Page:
Delridge neighborhood becomes outdoor art gallery
The Delridge neighborhood has become an outdoor gallery, as part of the Art Interruptions program – offered through a collaboration of the Seattle Office of Arts & Culture and the Seattle Department of Transportation. One of the featured artists is Akira Ohiso. His piece “Smelting” features delicately drawn fish on white windsock kites.
By Lindsay Peyton
Art has blossomed in the Delridge neighborhood this fall – popping up on roadways, in parks and at homes.
Akira Ohiso’s piece “Smelting” features delicately drawn fish on white windsock kites, an homage to the smelt that once lived in Longfellow Creek before the Industrial Revolution.
Nestled among the bamboo forest in a home on 26th Ave SW is Shawn Park’s “Orange you glad for green? Yes, I pink so.” The artist creates colorful lines, drawing contrast to the nearby greenery.
Tia Matthies created a small herd of brightly painted goats for her “Goats of Many Colors” – and Maria Jost made a surreal undersea-scape for her “Sea Creature Scavenger Hunt.”
For his piece “Hinernacula: Batcall,” Ryan Burns placed a delicately carved bat box in a neighborhood park. Susan Brown created theatrical collage characters that were placed on poles throughout the neighborhood for “Wild and Creative Wonders.”
Jasmine Brown’s work “Black Teen Wearing Hoodie” was made to commemorate the fifth anniversary of Trayvon Martin’s death.
She created life-size decals of her son wearing a black hoodie and participating in his day-to-day activities, from reading a book to playing music.
Brown said her son is 14-years old – and a hoodie is part of his school uniform.
“I wonder how many of our white neighbors would be afraid if they saw him going to school wearing his hoodie?” she said. “Every time my son leaves the house, I worry. Does he have a target on his back?”
She said the piece is her way of making a strong statement. “What I use is my art, my camera, my paintbrush, my work as a way to protest and make a mark,” she said.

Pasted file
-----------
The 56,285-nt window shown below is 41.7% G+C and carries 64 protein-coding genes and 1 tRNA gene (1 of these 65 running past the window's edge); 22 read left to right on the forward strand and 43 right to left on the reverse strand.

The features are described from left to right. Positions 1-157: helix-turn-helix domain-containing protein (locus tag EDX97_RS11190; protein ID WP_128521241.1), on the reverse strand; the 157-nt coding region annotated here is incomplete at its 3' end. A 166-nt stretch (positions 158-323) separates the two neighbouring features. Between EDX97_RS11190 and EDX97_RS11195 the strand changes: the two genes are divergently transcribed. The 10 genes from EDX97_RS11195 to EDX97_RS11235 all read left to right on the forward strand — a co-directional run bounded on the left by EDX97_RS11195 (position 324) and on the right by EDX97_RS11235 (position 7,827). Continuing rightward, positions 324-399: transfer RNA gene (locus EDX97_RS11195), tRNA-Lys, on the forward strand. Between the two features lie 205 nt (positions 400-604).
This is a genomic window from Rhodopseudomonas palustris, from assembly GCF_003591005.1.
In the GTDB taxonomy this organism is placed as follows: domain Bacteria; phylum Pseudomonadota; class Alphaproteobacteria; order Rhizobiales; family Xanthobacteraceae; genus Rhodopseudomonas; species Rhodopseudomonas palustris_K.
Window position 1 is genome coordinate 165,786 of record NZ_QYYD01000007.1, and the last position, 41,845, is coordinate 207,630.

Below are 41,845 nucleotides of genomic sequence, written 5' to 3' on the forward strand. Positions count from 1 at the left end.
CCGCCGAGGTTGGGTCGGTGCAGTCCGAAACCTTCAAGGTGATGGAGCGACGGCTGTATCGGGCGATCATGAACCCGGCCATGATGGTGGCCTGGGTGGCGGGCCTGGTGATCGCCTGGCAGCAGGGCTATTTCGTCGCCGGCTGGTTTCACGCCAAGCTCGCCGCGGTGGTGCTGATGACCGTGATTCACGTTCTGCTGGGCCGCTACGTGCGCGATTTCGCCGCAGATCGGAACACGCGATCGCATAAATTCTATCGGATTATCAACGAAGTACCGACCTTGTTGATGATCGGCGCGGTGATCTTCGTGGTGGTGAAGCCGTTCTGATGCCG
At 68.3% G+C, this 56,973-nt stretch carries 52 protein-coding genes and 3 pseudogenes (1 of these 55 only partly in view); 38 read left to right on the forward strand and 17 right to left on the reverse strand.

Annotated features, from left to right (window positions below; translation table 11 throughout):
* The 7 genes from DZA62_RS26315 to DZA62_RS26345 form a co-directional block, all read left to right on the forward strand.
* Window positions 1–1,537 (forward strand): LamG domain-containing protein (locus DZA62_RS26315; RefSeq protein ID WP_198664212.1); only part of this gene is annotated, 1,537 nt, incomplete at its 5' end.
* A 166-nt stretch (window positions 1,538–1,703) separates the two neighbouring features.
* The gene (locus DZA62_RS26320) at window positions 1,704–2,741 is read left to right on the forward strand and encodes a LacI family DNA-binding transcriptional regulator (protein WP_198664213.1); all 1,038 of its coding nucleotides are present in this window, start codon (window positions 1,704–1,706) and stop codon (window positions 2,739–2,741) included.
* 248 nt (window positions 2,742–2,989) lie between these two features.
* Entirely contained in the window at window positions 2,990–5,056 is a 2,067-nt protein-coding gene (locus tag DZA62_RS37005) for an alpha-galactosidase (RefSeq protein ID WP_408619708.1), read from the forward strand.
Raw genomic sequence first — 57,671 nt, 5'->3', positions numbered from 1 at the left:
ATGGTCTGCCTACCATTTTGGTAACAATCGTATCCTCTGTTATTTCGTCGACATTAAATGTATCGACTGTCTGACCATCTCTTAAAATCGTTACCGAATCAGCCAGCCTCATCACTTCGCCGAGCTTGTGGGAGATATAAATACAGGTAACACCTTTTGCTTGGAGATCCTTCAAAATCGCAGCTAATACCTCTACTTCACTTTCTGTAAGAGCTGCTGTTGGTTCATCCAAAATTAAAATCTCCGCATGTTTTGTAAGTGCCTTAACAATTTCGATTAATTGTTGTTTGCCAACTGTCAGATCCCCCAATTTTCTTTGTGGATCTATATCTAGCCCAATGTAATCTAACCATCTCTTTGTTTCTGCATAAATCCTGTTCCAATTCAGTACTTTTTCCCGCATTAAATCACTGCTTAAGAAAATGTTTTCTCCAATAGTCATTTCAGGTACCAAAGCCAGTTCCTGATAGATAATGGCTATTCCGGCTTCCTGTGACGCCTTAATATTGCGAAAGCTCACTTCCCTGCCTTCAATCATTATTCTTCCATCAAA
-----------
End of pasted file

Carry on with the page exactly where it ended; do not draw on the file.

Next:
For Brown, the location of her work is also meaningful. The photos are installed across the street from the Cooper School Artist Lofts, where she first lived with her son after moving to Seattle.
“I still feel a connection to the neighborhood,” she said. “It was my entrance to Seattle. It’s cool to see my work on the landscape there.”
Artists featured in this outdoor exhibit participated in the Seattle Office of Arts & Culture Public Art Boot Camp.
“They explain how to seek big commissions, how to start out, how to adapt your work,” Brown said.
Marcia Iwasaki, project manager for Seattle Office of Arts & Culture Public Art Program, explained that the boot camp is intense. The free program is held each spring and offers insight into every aspect of public art -- from how to maintain outdoor work to the ins and outs of contracts.
Participating artists are encouraged to apply for the Art Interruptions program – offered through a collaboration of the Seattle Office of Arts & Culture and the Seattle Department of Transportation.
“Right away, they get their first opportunity,” Iwasaki said. “And they have enough background to understand what goes into it.”
Summer Jawson, senior civil engineer in project development for the Department of Transportation, explained that Art Interruptions follows on the heels of the department’s Neighborhood Greenway program.